Just one question, shouldn't a 3 core earthed cable be used? The lamp body is metal and it looks like the bulb holders, albeit covered with tape, are metal also.

I would have thought that, as a minimum, there should be an earth connection at each bulb holder.

I'm UK based - so I'm working from UK standards - but earthing non-powered metal items of an electrical installation seems like a smart move wherever you live. Interested to hear other input and opinions.

Seems reasonable to assume electrical continuity through the various pipes and connectors (and it's easy enough to check for that of course).

Earthing aside, I really fancy having a crack at one of those. I think I might start with a table lamp and "work my way up".

tom_pryke said...

Could anyone please point me towards where to find these materials in the UK? I can't seem to find anything similar in the usual hardware retailers...

Anonymous said...

You just short circuited it. The thing is find where the problem is.

Jan said...

This is perfect as coat rack. Hang all of your items on it. :)

Anonymous said...

Iv'e started to make one, but had to order one part that was not stocked at any local hardware stores. The 3/4" Cross isn't available here.
The few modifications I will be making are...
I don't understand the point of putting wire nuts at the Tees so I just ran the wires from the upper light to the middle, in a loop that continues to the bottom light, then the wire to the plug goes from the bottom light out the tee at the legs.
There will be no connections in the pipes themselves, just at the sockets.
The next will be to mount the sockets, and I haven't figured that out yet. The keyless ones I got from home depot were too expensive for the crap sockets. I will be returning them for better metal sockets, and will probably drill and tap a cap on the end and actually mount the sockets securely.
I am probably going to paint the white base of some LED's too. I couldn't justify the old Style Lamps, especially since I have converted to LED's in most of the house. 180 watts will me more than the rest of the house uses with everything on.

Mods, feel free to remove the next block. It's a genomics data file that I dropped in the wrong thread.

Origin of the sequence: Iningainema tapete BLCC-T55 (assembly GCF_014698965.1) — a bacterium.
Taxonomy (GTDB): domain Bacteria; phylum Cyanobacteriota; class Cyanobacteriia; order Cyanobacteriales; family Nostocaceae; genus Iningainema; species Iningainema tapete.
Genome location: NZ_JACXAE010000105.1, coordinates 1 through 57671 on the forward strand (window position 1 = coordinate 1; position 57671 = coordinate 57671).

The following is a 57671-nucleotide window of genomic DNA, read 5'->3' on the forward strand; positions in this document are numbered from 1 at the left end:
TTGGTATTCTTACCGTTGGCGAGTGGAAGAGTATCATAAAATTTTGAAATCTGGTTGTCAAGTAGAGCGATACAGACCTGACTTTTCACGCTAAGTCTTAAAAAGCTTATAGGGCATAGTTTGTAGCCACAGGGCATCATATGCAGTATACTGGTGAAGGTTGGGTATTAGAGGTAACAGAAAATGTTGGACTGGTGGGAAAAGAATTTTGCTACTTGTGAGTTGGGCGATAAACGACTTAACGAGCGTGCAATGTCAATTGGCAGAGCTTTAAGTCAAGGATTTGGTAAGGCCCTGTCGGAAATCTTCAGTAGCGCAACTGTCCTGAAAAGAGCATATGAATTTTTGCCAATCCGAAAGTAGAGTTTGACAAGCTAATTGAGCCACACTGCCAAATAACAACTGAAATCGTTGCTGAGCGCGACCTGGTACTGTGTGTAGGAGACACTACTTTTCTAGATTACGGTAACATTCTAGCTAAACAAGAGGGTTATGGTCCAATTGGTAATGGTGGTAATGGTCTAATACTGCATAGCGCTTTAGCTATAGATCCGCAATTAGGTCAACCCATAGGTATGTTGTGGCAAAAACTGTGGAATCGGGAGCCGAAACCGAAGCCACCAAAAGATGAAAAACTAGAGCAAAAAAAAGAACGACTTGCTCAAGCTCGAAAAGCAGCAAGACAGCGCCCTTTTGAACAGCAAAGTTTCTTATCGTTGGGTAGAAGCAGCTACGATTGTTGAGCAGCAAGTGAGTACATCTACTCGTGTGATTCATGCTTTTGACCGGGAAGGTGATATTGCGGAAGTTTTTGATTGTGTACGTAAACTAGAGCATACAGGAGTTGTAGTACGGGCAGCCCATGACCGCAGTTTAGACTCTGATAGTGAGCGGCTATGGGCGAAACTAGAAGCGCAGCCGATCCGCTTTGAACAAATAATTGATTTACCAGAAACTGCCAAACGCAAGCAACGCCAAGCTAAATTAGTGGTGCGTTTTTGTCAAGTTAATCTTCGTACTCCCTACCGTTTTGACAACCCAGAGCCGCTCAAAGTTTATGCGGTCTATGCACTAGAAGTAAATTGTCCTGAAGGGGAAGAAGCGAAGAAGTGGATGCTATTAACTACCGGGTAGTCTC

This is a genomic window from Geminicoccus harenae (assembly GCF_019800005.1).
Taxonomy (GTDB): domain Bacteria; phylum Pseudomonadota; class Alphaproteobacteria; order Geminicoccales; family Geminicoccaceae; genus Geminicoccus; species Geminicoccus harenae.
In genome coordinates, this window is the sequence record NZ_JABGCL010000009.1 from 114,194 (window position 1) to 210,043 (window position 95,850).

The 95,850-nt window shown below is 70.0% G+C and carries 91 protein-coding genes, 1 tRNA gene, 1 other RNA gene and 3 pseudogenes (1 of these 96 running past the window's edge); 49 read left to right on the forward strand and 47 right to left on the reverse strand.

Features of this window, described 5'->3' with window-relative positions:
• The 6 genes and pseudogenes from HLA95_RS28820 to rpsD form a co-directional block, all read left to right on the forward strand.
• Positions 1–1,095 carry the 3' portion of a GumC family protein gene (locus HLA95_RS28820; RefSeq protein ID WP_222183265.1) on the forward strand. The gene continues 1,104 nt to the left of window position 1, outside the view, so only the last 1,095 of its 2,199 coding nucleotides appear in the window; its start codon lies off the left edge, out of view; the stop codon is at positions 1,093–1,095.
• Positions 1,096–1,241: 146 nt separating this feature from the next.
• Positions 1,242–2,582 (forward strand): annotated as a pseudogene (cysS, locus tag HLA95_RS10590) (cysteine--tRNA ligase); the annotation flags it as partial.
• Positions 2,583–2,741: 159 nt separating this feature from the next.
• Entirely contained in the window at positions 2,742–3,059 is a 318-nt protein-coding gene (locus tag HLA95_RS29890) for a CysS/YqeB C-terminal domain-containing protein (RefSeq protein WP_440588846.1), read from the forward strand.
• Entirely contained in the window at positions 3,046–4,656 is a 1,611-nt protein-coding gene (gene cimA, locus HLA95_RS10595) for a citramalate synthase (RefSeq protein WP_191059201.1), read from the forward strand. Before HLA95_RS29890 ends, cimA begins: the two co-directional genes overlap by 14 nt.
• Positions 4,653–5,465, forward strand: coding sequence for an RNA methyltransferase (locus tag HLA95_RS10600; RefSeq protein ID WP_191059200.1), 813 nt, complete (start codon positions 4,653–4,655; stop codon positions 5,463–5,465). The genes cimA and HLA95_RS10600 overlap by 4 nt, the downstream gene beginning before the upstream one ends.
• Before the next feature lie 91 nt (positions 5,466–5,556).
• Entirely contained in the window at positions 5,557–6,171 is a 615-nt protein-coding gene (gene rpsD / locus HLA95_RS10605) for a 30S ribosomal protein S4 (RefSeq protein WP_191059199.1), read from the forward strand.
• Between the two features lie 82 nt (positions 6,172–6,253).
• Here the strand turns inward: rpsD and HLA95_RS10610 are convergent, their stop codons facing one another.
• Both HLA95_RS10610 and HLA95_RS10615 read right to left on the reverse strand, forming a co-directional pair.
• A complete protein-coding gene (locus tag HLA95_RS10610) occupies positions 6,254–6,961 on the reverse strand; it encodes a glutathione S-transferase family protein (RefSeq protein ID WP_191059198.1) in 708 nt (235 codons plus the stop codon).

I wanna get some felt pads for the feet too.

Anonymous said...

Its done and up and running.
I did Brass Lamp Sockets mounted to much more solid adapters. I used the 3/4" to 1/4" adapters in black iron then a 1/4" NPT to 1/8" Straight Pipe in Brass to a lamp thread sleeve from Lowes. Its much more secure. I will eventually pull out the lamp cord and reinstall it with another 3/4" to 1/4" adapter with the inside threads drilled out, and tie a knot in the cord inside the pipe. That will prevent chafing when the lamp is moved around.
I also bought three burlap lampshades from Wal-Mart to finish it off. They mount below the bulb with their own frame and are around $8 each.

I found some 3/4" pipe nesting tables at the furniture store made from a bunch of Nipples, Elbows and Tees.
The tops were held on with some welded brackets on each side, and there were thread in feet on the bottom with felt pads. Prolly gonna make some of those as the winter goes on.

Unknown said...

This is such an interesting lamp, and I love how modern it looks! My husband and I are thinking about doing something like this, and being our own electricians, and it sounds like it would be fun. Hopefully, with following all of your instructions, we'll be able to keep ourselves from getting shocked. It looks like such a fun project, and I'm so excited to try it!

Sara Welsh |

Jaid said...

I just built this floor lamp. First of all, good instructions on the wiring. I made some design mods that saved pieces and made it look cleaner. Also, forget the tape (hazardous, as others have noted)...instead, I used 3/4" to 1/2" bushings to accommodate a perfect, screw-in, adjustable tilt, metal light socket attachment that i found at Lowe's for under $3. I'd attach pics to show you, but I'm not tech savvy enough to figure out how...